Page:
Dow Jones Index Predicted in Focus: Wall Street stocks shrugged off recent shocks over the economy, budget discussions and terrorism investigations, but Wall Street’s stocks continued to slide on Thursday, closing a modest 0.5 percent lower. Economic data and better-than-anticipated employment figures helped boost investor confidence in a possible economic rebound. Meanwhile, another round of fiscal stimulus talk remains on the table, but the chances that any bill can be enacted this year seem slim…
Dow Jones Underpinned by Jobs and Housing Data, Final Debate in Focus: The Dow Jones index, like many of the other major stock indexes, showed mixed signals about the strength of the global economy in the third quarter. With an increase in the price of oil and a reduction in the price of natural gas, the United States economy grew at a faster pace, but the weak dollar, and the decline in corporate profits offset the growth. Meanwhile, Wall Street stocks continued to drop after the report on jobless claims, as well as reports on the housing market and credit card debt.
Dow Jones Underpinned by Jobs and Housing Data, Final Debate in Focus: In the final debate in Focus, we’ll cover jobless claims, tax cuts and fiscal policy. We’ll also discuss the impact of new jobless claims data on the U.S. unemployment rate, and how it may not influence consumer spending and corporate credit card lending decisions. We’ll also take a look at what is being reported regarding the stock market and the Dow Jones index in general.
Jobless Claims – There was some good news from the government and private payroll bureaus this week with the Federal Reserve adding to its monthly payroll count and the unemployment number falling to its lowest point in over two years. The number of unemployed workers is still over seven thousand higher than the number when President Bush took office – and is now below the pre-recession figure.
Dow Jones Underpinned by Jobs and Housing Data, Final Debate in Focus: Now that the focus has been turned to the U.S. economy and fiscal policy, we’ll cover the latest jobs figures and the housing market in more closely. The jobs figures showed that the number of employed Americans rose by more than 200,000 for the second month in a row, while the unemployment rate fell to the lowest level since June 2020.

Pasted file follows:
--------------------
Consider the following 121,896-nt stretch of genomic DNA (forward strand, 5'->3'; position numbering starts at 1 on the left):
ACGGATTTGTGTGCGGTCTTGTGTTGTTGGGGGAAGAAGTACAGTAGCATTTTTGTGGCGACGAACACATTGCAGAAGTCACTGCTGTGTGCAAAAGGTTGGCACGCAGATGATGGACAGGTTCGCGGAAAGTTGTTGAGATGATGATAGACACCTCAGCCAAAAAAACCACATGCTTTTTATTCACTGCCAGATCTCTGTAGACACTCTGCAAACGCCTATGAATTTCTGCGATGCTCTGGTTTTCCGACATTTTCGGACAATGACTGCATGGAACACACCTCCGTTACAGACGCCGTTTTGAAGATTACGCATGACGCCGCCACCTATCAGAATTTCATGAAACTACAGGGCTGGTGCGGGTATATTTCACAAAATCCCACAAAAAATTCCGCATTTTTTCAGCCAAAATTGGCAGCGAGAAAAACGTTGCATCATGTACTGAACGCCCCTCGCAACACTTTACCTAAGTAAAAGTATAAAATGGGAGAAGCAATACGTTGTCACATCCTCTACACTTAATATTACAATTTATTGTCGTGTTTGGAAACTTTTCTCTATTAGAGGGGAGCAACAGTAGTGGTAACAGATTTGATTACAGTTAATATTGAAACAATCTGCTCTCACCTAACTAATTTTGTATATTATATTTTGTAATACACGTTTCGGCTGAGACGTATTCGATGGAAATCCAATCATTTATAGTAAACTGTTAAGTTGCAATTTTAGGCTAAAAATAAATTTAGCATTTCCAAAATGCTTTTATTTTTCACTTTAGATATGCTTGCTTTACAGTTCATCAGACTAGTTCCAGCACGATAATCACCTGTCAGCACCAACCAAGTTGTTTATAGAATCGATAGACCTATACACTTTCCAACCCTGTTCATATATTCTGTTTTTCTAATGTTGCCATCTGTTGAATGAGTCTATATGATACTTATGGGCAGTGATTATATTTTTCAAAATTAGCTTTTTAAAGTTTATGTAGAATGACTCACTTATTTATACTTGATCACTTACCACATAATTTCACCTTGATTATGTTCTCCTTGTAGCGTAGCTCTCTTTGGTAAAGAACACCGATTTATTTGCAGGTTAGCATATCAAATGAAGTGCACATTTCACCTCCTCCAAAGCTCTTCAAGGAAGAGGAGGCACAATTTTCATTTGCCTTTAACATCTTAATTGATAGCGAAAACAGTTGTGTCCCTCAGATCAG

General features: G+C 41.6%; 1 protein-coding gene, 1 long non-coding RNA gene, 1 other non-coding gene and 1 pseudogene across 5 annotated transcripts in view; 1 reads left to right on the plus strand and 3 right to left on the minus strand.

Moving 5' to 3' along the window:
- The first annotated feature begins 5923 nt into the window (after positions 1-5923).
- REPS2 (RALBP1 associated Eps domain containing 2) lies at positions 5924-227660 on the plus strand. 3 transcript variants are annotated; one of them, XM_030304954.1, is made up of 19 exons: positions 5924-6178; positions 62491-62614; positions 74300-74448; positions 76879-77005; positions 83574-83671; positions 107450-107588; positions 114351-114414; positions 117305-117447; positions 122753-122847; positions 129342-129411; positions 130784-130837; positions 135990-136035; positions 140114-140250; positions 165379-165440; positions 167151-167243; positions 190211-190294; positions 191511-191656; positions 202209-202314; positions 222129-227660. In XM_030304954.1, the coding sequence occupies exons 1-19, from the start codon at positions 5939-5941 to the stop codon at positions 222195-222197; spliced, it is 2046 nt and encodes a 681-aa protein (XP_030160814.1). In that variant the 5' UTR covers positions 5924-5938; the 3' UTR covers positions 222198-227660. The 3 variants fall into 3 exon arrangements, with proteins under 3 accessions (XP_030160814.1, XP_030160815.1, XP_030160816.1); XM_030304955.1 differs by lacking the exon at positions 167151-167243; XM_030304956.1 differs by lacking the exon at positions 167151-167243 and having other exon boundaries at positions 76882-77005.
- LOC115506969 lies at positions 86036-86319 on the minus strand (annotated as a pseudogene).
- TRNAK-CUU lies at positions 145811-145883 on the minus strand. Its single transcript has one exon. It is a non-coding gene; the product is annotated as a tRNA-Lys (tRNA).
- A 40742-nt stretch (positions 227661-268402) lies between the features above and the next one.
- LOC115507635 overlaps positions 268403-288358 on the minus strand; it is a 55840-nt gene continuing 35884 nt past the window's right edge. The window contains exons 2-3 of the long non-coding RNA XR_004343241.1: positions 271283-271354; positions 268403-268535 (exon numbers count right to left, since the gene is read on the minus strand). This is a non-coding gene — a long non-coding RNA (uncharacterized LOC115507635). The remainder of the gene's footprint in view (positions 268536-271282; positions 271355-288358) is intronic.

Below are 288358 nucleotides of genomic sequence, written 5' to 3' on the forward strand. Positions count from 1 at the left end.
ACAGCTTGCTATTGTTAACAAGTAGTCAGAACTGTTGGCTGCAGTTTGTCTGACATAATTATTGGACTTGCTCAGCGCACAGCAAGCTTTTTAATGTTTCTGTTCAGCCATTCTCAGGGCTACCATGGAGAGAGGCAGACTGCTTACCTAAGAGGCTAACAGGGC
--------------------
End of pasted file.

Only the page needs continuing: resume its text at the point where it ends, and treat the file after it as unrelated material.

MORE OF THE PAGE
Tax Cuts – President Bush’s plan to extend all but three of his proposed tax cuts expires at the end of the year. Even if they are renewed, there is a big divide among Democrats, who oppose extending most of them, and Republicans. For many in the Tea Party, this means that President Bush has squandered a chance to build up a coalition for tax cuts in 2020 by not supporting their ideas.
Mortgage Market – The mortgage market and home values have been holding steady despite the recent turmoil. There are still some signs of buyer’s remorse in the housing market, but overall mortgage numbers have dropped in recent weeks. The decline was more than offset by lower costs for homebuyers.
Housing Market – Home prices have been declining in some areas, but home sales are still up significantly. The number of new homes sold and existing homes on the market both edged down for the fourth consecutive month in February.
Real Estate Market – The real estate market is facing a long-term slowdown, and the outlook for home sales is no brighter. The national real estate market will see fewer homes sold each month over the next few years, and home values will drop for the first time since before the last recession hit.
Job Market – The numbers came in today, showing that more people lost jobs than gaining them. The unemployment rate increased slightly, but still remains far below the pre-recession level.
Dow Jones Underpinned by Jobs and Housing Data, President Obama’s Last Stand: President Bush and his Democrats in Congress were counting on the Dow Jones Index to drive the economic debate in their favor. With a weak economy and stagnant unemployment rate, the Dow would support their claim that the president’s policies were on the right track to restore growth.